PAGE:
Walking the quiet residential and commercial streets of this quaint little Scottish town you might not realise that we are currently living in one of the most dangerous moments in decades. There is no invading army, no deadly pathogen, no asteroid hurtling towards us; instead there is only the grim mathematical probability of a nuclear war between the United States and Russia.
In 1962, both nations were incredibly close to pulling the atomic trigger and ending life as we know it. It took a great amount of time and effort for both of the two superpowers to at least partially defuse the stand-off. Baby steps: a crop of successive treaties with innocuous acronyms like “SALT II” and “START” demonstrated a real effort by both parties to limit (even moderately) their vast and deadly arsenals of nuclear weapons. Thanks to these agreements the U.S. and Russia possess only about 10 per cent of their original nuclear capacity, which at their height numbered over 60,000 warheads, according to The Times.
Perhaps the most important of these agreements is the Intermediate-Range Nuclear Forces (or “INF”) Treaty, whose purpose is to ban ground-based missiles with a range of between 310 and 3,100 miles – in other words, missiles capable of striking Europe. The INF treaty is also notable for its “unprecedented, intrusive inspection regime” which allows for far better oversight and enforcement.
The Americans have been complaining for years now that the Russians have violated the treaty. The Obama Administration claimed that Russia had built a ground-launched missile whose range was within the banned zone in 2014; Moscow, for its part, has repeatedly claimed since then that the U.S. is developing missile defence platforms and armed drones in Europe in direct contradiction to their agreement.
This tense back-and-forth might have fizzled out in time had the Trump Administration not declared its intent to officially withdraw from the treaty in 2018 if Russia did not eliminate the offending missile. The second part of this threat, delivered by the President at his annual State of the Union Address, was the promise that the United States will revamp and develop its nuclear arsenal. The Russians, for their part, quickly announced that they, too, were preparing to leave the INF treaty and that they, too, would mount a “symmetrical response” to match America’s new investment in horrific destruction.
This is insane. Nuclear disarmament is a policy carried out by every American president since Richard Nixon. You do not abandon a decades-old policy which has reduced the number of warheads by 90 per cent on a whim – but that seems to be exactly what President Trump is doing. Perhaps his toxic paranoia, his pathological worry that he is somehow being taken advantage of, is blinding him to gruesome prospect of nuclear war, or perhaps he believes that his new “Space Force” will save us.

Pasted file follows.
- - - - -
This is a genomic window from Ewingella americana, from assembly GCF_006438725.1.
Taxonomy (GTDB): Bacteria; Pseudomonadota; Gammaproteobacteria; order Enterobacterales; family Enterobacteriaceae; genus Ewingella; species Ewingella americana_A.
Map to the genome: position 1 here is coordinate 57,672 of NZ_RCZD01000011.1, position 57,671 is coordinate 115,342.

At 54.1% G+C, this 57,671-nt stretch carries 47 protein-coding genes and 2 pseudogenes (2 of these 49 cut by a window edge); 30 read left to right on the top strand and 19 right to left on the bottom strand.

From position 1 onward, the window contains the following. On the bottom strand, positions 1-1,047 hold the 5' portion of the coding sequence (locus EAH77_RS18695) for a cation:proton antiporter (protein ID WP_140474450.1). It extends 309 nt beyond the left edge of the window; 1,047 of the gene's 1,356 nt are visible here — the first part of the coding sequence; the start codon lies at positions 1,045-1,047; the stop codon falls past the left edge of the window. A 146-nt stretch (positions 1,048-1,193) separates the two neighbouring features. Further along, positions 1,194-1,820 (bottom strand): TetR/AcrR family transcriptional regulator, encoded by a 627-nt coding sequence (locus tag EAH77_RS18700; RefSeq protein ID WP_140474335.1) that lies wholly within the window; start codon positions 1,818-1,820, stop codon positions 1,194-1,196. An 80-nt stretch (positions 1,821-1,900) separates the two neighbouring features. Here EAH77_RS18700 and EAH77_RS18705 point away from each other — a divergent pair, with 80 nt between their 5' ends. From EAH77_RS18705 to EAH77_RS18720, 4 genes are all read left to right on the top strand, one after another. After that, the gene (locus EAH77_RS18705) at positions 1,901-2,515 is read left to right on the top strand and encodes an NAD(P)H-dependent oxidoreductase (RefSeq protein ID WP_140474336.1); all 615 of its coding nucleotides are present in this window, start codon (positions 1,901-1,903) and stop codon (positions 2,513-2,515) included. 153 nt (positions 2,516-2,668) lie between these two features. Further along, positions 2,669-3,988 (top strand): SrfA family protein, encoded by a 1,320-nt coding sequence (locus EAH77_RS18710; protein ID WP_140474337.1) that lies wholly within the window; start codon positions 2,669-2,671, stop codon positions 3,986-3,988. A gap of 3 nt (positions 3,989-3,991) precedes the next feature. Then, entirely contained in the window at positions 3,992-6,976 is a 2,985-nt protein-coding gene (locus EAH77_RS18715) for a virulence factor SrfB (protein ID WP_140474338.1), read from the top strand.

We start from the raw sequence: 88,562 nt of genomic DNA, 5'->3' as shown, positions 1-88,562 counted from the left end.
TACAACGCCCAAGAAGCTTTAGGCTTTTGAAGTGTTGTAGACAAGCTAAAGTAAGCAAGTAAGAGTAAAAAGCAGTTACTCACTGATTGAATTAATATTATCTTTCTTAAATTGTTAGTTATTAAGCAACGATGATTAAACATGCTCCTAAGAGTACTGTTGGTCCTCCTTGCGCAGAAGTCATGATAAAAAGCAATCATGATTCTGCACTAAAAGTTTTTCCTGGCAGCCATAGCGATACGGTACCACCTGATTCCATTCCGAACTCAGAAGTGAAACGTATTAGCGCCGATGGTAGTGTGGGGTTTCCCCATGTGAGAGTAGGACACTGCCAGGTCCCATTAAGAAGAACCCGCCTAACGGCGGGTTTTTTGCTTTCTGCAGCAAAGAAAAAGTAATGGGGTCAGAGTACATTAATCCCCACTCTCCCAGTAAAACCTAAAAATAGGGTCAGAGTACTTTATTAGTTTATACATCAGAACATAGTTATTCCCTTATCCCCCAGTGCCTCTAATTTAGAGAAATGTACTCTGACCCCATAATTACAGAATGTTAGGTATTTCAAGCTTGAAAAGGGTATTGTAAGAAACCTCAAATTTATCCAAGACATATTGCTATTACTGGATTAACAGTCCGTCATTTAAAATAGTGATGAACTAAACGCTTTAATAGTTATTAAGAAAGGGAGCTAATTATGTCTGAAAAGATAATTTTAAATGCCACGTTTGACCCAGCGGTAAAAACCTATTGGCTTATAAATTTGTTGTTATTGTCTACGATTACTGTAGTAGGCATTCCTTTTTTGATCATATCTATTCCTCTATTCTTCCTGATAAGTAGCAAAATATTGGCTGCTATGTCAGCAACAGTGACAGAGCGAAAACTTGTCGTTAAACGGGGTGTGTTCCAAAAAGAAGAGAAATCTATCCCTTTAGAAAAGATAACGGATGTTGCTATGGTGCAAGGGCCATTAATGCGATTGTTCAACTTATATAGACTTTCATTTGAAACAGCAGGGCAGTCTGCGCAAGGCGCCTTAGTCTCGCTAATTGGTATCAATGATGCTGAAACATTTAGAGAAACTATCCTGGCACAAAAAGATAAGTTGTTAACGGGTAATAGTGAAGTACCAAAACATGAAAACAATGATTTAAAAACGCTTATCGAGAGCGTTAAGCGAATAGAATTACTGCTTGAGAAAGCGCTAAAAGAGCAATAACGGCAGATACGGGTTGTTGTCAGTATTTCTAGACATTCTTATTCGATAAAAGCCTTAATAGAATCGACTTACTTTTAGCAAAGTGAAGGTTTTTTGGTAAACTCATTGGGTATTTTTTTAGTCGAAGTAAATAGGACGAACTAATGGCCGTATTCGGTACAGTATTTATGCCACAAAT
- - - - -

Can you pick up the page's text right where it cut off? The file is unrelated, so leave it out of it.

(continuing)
Before you laugh off the idea that anybody would ever be stupid enough to press the big red button (link to Trump big button tweet), consider the following: The Bulletin of Atomic Scientists has, for decades, maintained a metaphorical “Doomsday Clock” which they believe demonstrates the severity of the threat of nuclear war. Today it stands at two minutes to midnight – midnight being the extinction of the human race by means of atomic fire, radiation poisoning, and nuclear winter. Two minutes to midnight is not good. In fact, it is really bad. The B.A.C. goes on to call the developments of the past year a “new abnormal”, a “ pernicious and dangerous departure from the time when the United States sought a leadership role in designing and supporting global agreements that advanced a safer and healthier planet”.
The implications for Europe – the unfortunate plaything of the two hegemons on either side – are equally bad. It goes without saying that if there ever were a war between Russia and the United States, Europe would take the brunt of the damage. There are already talks at very high levels in Europe to the effect that America is an unreliable, even unstable, ally, and that Europe needs to look out for its own defence.
Whether, as French President Macron and German Chancellor Merkel hope, this will look like “a real European army” or something else is yet to be seen, but it is almost certain that these events will weaken American influence in Europe and by extension weaken NATO. Both Macron and Merkel are on the record arguing that Europe cannot rely on America for its protection; both leaders clearly fear between moved about like pawns by great powers like Russia and China.
Of course, not everyone would agree with critics of the decision to leave the INF treaty. St Andrews’ own Professor Gerard DeGroot writes in the preface to his excellent biography of the atomic age The Bomb: a Life that “[the] puny efforts to bring proliferation under control were always dwarfed by the MAD giant of deterrence. Once the atomic powers decided that the best protection against the Bomb was another Bomb, any talk of arms reduction was rendered irrevocably futile”.
Perhaps talk of total disarmament is naive – barring the establishment of a world government, it will never happen. But it can hardly be bad thing to reduce, however incrementally, the amount of these world-ending weapons that the great powers possess. Either that, or godspeed to the grand European army and the United States Space Force.